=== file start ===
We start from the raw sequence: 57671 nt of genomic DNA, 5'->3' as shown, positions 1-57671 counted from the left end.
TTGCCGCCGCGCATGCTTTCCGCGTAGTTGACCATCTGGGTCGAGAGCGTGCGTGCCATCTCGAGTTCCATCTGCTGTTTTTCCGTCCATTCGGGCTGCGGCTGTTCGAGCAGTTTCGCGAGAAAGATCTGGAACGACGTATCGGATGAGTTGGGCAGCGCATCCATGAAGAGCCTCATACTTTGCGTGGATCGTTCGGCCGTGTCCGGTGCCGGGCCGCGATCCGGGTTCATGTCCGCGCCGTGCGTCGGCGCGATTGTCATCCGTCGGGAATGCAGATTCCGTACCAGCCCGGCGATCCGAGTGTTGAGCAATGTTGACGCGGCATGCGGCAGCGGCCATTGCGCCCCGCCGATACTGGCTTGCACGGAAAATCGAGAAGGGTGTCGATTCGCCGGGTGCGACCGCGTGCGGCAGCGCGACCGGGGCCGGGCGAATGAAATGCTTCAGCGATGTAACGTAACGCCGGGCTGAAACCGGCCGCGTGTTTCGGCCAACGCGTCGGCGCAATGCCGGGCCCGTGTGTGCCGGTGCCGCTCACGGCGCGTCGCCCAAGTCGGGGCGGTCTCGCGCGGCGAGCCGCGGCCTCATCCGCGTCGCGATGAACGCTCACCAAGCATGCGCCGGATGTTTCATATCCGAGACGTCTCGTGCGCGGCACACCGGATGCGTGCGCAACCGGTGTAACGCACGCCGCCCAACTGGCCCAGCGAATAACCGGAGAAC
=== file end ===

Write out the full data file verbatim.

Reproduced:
We start from the raw sequence: 57671 nt of genomic DNA, 5'->3' as shown, positions 1-57671 counted from the left end.
TTGCCGCCGCGCATGCTTTCCGCGTAGTTGACCATCTGGGTCGAGAGCGTGCGTGCCATCTCGAGTTCCATCTGCTGTTTTTCCGTCCATTCGGGCTGCGGCTGTTCGAGCAGTTTCGCGAGAAAGATCTGGAACGACGTATCGGATGAGTTGGGCAGCGCATCCATGAAGAGCCTCATACTTTGCGTGGATCGTTCGGCCGTGTCCGGTGCCGGGCCGCGATCCGGGTTCATGTCCGCGCCGTGCGTCGGCGCGATTGTCATCCGTCGGGAATGCAGATTCCGTACCAGCCCGGCGATCCGAGTGTTGAGCAATGTTGACGCGGCATGCGGCAGCGGCCATTGCGCCCCGCCGATACTGGCTTGCACGGAAAATCGAGAAGGGTGTCGATTCGCCGGGTGCGACCGCGTGCGGCAGCGCGACCGGGGCCGGGCGAATGAAATGCTTCAGCGATGTAACGTAACGCCGGGCTGAAACCGGCCGCGTGTTTCGGCCAACGCGTCGGCGCAATGCCGGGCCCGTGTGTGCCGGTGCCGCTCACGGCGCGTCGCCCAAGTCGGGGCGGTCTCGCGCGGCGAGCCGCGGCCTCATCCGCGTCGCGATGAACGCTCACCAAGCATGCGCCGGATGTTTCATATCCGAGACGTCTCGTGCGCGGCACACCGGATGCGTGCGCAACCGGTGTAACGCACGCCGCCCAACTGGCCCAGCGAATAACCGGAGAAC